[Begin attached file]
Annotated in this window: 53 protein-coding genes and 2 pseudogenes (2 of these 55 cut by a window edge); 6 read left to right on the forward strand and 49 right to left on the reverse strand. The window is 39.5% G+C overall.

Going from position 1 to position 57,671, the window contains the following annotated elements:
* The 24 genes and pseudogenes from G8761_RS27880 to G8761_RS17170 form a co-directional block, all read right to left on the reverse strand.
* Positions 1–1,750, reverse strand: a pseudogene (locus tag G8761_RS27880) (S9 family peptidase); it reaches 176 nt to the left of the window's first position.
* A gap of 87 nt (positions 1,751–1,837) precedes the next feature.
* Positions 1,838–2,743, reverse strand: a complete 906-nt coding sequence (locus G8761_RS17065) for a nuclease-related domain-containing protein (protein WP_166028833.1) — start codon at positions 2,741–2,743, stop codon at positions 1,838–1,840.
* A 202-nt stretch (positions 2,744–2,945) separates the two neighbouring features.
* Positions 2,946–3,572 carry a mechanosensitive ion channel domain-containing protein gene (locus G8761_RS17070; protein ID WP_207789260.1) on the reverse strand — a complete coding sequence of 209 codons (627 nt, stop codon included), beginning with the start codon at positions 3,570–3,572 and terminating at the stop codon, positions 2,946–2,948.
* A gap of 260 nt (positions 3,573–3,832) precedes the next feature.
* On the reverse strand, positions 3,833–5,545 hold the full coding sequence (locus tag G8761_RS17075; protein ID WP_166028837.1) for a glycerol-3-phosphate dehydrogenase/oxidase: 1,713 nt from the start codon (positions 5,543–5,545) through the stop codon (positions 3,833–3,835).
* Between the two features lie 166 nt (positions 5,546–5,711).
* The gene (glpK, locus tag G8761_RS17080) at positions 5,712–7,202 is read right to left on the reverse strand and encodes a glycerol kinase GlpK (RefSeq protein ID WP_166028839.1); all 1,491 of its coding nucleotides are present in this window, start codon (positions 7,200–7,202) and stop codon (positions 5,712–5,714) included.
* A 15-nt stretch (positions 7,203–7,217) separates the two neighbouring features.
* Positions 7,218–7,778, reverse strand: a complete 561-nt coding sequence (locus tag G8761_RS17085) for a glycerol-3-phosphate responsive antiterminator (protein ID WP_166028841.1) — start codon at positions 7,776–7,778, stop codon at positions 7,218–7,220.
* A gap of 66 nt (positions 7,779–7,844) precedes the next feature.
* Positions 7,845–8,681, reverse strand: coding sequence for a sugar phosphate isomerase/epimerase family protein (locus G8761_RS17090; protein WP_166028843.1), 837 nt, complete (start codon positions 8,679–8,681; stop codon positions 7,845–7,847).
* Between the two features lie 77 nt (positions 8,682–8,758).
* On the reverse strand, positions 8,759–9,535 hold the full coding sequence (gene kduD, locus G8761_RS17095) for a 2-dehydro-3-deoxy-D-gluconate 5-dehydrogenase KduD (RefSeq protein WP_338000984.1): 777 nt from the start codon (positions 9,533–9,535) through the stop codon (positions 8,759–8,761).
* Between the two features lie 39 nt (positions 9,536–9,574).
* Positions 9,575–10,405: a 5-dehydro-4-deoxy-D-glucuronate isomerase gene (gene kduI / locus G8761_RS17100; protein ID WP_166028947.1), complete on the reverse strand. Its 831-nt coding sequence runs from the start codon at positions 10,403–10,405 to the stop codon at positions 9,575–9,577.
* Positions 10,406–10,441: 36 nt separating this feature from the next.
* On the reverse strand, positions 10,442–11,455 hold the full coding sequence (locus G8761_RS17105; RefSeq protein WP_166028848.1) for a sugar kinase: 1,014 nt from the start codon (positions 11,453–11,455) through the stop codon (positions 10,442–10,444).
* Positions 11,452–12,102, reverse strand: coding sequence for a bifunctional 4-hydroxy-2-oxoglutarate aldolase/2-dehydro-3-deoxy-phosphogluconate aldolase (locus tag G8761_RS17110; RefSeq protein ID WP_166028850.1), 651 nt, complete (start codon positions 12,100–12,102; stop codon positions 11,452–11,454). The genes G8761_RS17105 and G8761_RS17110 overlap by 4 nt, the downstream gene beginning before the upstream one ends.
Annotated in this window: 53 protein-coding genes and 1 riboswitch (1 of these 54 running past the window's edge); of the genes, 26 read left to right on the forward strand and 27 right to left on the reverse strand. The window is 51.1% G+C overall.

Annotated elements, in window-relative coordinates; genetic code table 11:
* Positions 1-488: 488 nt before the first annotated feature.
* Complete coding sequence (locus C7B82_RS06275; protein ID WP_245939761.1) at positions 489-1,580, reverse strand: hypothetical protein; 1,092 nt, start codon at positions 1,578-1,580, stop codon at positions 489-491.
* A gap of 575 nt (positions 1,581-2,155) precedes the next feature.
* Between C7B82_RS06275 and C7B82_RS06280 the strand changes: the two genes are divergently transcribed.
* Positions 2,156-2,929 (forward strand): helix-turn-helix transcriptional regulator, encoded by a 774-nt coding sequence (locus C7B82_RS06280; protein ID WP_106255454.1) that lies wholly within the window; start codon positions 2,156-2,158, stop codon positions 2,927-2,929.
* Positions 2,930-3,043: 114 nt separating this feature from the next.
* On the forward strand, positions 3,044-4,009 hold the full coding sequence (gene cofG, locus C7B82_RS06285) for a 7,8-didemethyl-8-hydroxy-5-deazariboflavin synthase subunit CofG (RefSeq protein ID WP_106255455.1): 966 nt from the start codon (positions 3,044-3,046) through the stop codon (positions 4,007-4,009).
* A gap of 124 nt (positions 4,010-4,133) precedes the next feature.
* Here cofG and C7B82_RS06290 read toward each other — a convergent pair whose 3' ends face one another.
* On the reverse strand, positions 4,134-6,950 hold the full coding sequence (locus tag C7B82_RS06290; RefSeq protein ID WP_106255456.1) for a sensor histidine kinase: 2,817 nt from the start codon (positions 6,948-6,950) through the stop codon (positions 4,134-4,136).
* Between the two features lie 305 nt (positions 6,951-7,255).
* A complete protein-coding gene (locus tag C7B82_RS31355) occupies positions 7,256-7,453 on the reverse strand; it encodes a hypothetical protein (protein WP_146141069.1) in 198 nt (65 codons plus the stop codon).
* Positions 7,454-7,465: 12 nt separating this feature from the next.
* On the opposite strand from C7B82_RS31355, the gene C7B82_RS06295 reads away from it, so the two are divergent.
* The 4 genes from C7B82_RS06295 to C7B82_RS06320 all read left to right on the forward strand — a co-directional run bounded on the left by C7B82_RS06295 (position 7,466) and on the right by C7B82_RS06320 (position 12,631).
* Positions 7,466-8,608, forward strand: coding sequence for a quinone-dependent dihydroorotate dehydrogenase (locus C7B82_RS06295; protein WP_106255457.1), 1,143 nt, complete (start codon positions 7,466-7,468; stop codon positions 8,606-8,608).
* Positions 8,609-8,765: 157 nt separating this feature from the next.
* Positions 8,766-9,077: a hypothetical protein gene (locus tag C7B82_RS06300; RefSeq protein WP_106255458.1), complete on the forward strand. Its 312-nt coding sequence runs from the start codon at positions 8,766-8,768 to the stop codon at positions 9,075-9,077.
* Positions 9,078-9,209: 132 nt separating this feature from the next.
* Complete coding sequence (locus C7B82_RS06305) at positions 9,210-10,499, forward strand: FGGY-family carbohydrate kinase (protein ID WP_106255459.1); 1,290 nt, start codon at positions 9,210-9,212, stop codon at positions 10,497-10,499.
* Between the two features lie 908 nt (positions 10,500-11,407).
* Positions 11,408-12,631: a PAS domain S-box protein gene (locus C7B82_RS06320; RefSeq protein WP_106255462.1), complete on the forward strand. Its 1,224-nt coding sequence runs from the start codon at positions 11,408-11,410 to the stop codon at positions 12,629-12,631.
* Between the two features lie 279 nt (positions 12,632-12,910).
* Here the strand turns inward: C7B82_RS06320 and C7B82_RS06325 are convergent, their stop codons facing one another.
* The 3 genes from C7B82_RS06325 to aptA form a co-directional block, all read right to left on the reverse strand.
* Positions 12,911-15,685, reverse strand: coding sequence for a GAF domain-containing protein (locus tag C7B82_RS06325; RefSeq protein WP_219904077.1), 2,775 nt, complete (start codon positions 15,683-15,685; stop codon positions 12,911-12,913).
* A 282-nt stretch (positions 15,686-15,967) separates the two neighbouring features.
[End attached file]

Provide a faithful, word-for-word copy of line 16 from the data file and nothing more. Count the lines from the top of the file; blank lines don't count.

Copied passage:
* Positions 7,845–8,681, reverse strand: coding sequence for a sugar phosphate isomerase/epimerase family protein (locus G8761_RS17090; protein WP_166028843.1), 837 nt, complete (start codon positions 8,679–8,681; stop codon positions 7,845–7,847).